There's a lot going on in there, but let's focus on the last idea, because it's very compelling. The shift assumes that a batter will act the way he does most of the time. But if you've got a "€œplastic"€ batter -- a batter who changes his approach according to the count and situation -- then you've got a problem. 

It's easiest to focus on the two-strike comment with Jeter. So let's look for players with defined two-strike approaches. We did half the work last month with batters who change their foul rate with two strikes, so let's look there first. 

Most of the batters who foul more pitches off with two strikes actually don't appear on the most-shifted list. There are actually only two players who appear on both leaderboards: Victor Martinez and Mike Moustakas. Moustakas actually led baseball in the increase in foul ball rate with two strikes. Maybe these guys are more malleable than they seem. 

But the link between fouling and actually changing the results on balls in play is a bit tenuous. Let's look instead at players who change their hit trajectory with two strikes. These non switch-hitters showed the biggest change in opposite field percentage with two strikes (2012-2014): 

Two-strike talent

Name Oppo% 2-strike oppo% Diff oppo%

Martin Prado

36.8%

55.9%

19.1%

Nate Freiman

32.3%

51.2%

18.9%

Kevin Kiermaier

24.1%

40.8%

16.7%

Juan Rivera

28.0%

44.4%

16.4%

Kirk Nieuwenhuis

24.9%

41.2%

16.3%

David Ross

27.2%

40.9%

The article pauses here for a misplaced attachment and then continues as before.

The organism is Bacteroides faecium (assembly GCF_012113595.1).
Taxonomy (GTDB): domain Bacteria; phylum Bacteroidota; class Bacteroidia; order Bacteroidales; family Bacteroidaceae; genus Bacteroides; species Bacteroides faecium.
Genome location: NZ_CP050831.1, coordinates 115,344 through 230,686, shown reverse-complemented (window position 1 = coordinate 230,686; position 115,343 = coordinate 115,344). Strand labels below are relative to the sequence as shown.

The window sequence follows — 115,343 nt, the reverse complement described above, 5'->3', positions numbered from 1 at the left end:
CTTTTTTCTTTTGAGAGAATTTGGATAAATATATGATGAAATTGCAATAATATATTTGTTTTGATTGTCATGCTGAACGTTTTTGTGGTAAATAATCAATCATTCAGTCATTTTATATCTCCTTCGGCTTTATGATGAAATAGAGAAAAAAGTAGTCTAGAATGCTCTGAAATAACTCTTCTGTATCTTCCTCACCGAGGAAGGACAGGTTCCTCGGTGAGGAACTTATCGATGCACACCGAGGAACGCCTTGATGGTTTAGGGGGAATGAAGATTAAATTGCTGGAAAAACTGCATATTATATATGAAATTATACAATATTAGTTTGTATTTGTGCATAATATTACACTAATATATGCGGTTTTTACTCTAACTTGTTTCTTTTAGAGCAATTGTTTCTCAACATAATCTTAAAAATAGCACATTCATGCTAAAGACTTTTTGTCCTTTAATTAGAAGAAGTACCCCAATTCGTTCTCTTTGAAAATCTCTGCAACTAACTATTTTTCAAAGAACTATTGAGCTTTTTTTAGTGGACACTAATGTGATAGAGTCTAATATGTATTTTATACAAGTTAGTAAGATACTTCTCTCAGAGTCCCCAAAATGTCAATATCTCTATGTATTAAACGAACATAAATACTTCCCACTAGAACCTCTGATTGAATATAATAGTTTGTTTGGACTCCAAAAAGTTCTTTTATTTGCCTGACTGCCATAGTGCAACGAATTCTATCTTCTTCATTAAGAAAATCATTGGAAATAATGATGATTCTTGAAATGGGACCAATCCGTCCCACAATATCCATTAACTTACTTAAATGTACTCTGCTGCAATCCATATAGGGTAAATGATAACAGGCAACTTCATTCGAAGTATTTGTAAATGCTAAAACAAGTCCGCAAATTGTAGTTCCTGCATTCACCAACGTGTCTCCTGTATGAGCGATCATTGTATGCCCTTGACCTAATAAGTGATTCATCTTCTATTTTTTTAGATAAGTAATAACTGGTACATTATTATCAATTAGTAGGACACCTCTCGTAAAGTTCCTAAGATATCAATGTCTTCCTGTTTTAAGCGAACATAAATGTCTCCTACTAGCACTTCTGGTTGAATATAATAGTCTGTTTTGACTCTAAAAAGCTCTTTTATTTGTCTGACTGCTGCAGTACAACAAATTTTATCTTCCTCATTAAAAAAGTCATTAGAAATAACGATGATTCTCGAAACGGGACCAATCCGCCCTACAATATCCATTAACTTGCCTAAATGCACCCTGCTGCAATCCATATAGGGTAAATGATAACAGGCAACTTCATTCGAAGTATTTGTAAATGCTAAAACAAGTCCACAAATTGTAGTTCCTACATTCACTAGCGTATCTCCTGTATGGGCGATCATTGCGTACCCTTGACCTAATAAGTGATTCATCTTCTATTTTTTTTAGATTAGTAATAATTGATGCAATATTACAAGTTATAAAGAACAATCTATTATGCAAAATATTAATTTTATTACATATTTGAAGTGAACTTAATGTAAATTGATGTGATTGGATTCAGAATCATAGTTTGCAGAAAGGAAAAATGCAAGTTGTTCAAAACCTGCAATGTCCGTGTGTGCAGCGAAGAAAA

13.7%

Eduardo Nunez

31.1%

44.1%

13.1%

Brandon Inge

30.5%

40.7%

10.3%

Leonys Martin

27.8%

37.8%

10.0%

Chris Iannetta

35.1%

45.0%

9.9%

Adam Dunn

27.0%

36.9%

9.9%

Chase Utley

25.6%

35.3%

9.7%

Albert Pujols

21.5%

30.9%

9.3%

Mitch Moreland

31.5%

40.3%

8.8%

Logan Schafer

25.3%

33.9%

8.7%

Eric Chavez

33.8%

42.5%

8.6%

Josh Willingham

23.1%

31.5%

8.4%

Kyle Blanks

27.5%

35.7%

8.3%

Lorenzo Cain

33.8%

42.0%

8.2%

Chris Young

22.2%

29.9%

7.7%

Now *these* are players you probably shouldn't shift. Because these players have a demonstrated ability to change their swing to fit the situation. Because two-strike counts happen less often, maybe their spray charts still look easy to defend. But they've shown they can change it up. Maybe don't shift Albert Pujols, Mitch Moreland and Chase Utley as much as you did last year. 

The bet here is that baseball, in light of higher strikeout rates, will begin to value some of these skills a bit more. A strong two-strike approach has helped Victor Martinez keep his strikeout rate down, and that ability to change his approach is part of what makes him special. Maybe don't shift him 202 times in 2015. Going the other way with two strikes has helped Albert Pujols make a lot of contact and show a better BABIP when shifted, despite the 272 shifts that were deployed on him in 2014. 

These aren't perfect measures of the two-strike approach, or of the ability of these players to change at will. Many teams shift according to count, so they could theoretically avoid these two-strike approaches. But the mere fact that these players have this ability to change their approach with such success suggests they could do it when they see the shift coming, too. 

In general, these are the special players among even the elite talents. They are able to change what they do to fit the situation. They are multi-phasic, as Wilson says, and it's probably not a good idea to use a static approach against them.